Before The Rolling Stones took the stage at the Rose Bowl this week, Iron Man himself, Robert Downey Jr. greeted the crowd with an announcement that NASA’s Mars Insight team had named a rock on Mars after the notorious band. “Rolling Stones Rock” rolled about 3 feet, the farthest NASA has observed a rock rolling after landing a spacecraft on another planet.
After 25 years, the Rolling Stones return to the Rose Bowl; all photos by Richard Bilow
It was an apt analogy for a band that is truly out of this world. Of course, it is a miracle that the Stones are still together. When the band’s original May date was canceled due to Mick Jagger’s heart surgery, fans had to wonder if that was the end of the band. So, each stop on the tour has been a question of whether the singer and the rest of the band could still deliver the goods as the Greatest Rock ‘n Roll band in the world.
And on August 22nd, at the 90,888-seat Rose Bowl in Pasadena, there was no question about it: The World’s Greatest Rock & Roll Band was the Rolling Stones. Returning to the Rose Bowl for the first time in twenty-five years, The Stones came to make a statement. From the moment Keith strummed the first chord of “Street Fighting Man,” you could feel the energy in the air. As if on a mission, the band dove straight into performances of “Street Fighting Man,” “You Got Me Rocking” and “Tumbling Dice” before Jagger addressed the crowd. Ever the showman, Jagger asked if there was “anybody her from Glendale?” And then he proceeded to list other locales such as Culver City, Santa Monica and the OC.
Ronnie showing off his acoustic lead guitar skills
After Jagger finished his chit-chat, the band played “She’s a Rainbow” – the winner of the fan’s request vote which is voted on by fans for each show. Following the audience pick, they played a heavy version of “You Can’t Always Get What You Want” that featured a superb raw guitar solo by Ronnie. And then the core four – singer Jagger, guitarist-singer Keith Richards, drummer Charlie Watts, and guitarist Ronnie Wood walked down a long runway to a smaller secondary stage on the stadium’s floor, where they did acoustic versions of “Sweet Virginia” and “Dead Flowers.”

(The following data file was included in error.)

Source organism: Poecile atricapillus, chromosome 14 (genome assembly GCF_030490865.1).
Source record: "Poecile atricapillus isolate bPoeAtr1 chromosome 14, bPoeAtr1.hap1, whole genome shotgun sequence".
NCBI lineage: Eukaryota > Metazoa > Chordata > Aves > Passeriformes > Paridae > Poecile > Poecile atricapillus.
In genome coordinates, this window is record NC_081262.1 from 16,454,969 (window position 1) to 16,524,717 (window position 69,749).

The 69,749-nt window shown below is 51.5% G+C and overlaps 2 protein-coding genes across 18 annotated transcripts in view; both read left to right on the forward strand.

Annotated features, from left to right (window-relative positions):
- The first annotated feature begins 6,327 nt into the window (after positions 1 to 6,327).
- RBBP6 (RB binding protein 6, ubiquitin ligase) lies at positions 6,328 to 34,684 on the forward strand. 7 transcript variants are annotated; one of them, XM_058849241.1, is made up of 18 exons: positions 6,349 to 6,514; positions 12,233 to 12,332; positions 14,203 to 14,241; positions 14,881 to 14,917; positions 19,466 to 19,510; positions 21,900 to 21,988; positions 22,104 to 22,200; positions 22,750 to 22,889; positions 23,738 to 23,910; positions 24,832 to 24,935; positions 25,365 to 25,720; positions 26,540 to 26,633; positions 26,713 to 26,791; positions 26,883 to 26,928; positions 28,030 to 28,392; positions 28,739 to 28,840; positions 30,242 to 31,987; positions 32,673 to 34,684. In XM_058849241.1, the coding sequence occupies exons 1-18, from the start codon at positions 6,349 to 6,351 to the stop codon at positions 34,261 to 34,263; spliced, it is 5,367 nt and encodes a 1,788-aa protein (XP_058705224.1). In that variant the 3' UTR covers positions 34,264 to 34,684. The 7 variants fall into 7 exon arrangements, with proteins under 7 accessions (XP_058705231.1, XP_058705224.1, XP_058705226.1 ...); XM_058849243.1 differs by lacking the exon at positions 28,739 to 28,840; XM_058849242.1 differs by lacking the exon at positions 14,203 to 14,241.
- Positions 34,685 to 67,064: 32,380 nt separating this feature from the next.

The core four then returned to the main stage where the band played rollicking versions of “Sympathy for the Devil” and “Honky Tonk Women” where Richards’ guitar seemed to have been turned up to 11, as he wailed through the classic songs. Jagger introduced the band with a handful of random superlatives — Wood was dubbed “the Picasso of Pasadena,” Watts, 78, was announced as drummer and “Greenland’s new economic adviser”. The band were joined by touring bassist Darryl Jones, longtime keyboardist Chuck Leavell, backing vocalists Bernard Fowler and Sasha Allen, horn players Karl Denson, Tim Ries and Matt Clifford.
The core four – Wood, Jagger, Watts and Richards during “Sweet Virginia”
Jagger continued to keep things loose with cracks about the rescheduled date saying, “It’s affected us as well, because we’re missing Thursday night’s turtle races at Brennan’s” (a bar in Marina Del Rey). “Anyway, we walked all the way up and down Hollywood Blvd. looking for the Rolling Stones’ star, but we couldn’t find it. Sad, isn’t it? But we looked.” (The Stones do not have a star on the Walk of Fame.) “And then we couldn’t get into Spago’s restaturant because it was too late.” (The West Hollywood restaurant closed in 2001.) “But it all turned out all right anyway, because Wolfgang Puck is cooking his shepherd’s pies backstage, so it all turned out perfectly.” Now what kind of front man has banter like that – absolutely pure gold!
Then it was time for Keith Richards to take center stage for his customary two songs on vocals, “You Got the Silver” and “Before They Make Me Run” (I was hoping he’d play “Happy” too). Mick returned for a funky version of “Miss You” that featured a superb bass solo from Jones. Then, the band banged out crowd favorites “Paint it Black”, “Midnight Rambler,” “Start Me Up,” “Jumpin’ Jack Flash” and “Brown Sugar.” On “Midnight Rambler,” Jagger brought out his harmonica and reminded everyone of his blues roots and how damn good he is on the harp. Also, Wood really seemed to really enjoy himself on this number and his solo was a lesson in absolute glee. Richards shined on “Brown Sugar” playing the main guitar lick fluidly and flawlessly as saxophonist Karl Denson enhanced the song with a sweet solo.
Mick Jagger and Sasha Allen shared the spotlight during “Gimme Shelter”
The Stones retuned for a pair of encores starting with “Gimme Shelter which featured backing vocalist Sasha Allen trading verses and howls with Jagger. Appropriately, the band concluded its set with “(I Can’t Get No) Satisfaction” over a beautiful firework display. The song was the band’s first number one in the US and in 2004; Rolling Stone magazine placed the song in the second spot on its list of “The 500 Greatest Songs of All Time”. As the band broke into the opening riff, you could see the long time band mates grinning, laughing and still having a blast after all these years knowing that at this point they’ve got nothing to prove and by just being themselves they are The World’s Greatest Rock ‘n’ Roll Band!
Read the companion article and restaurant review of Pasadena’s Mi Piace by LAArtParty’s founder Kathy Leonardo HERE. Or see Reviews on our sister site EatTravelGo.com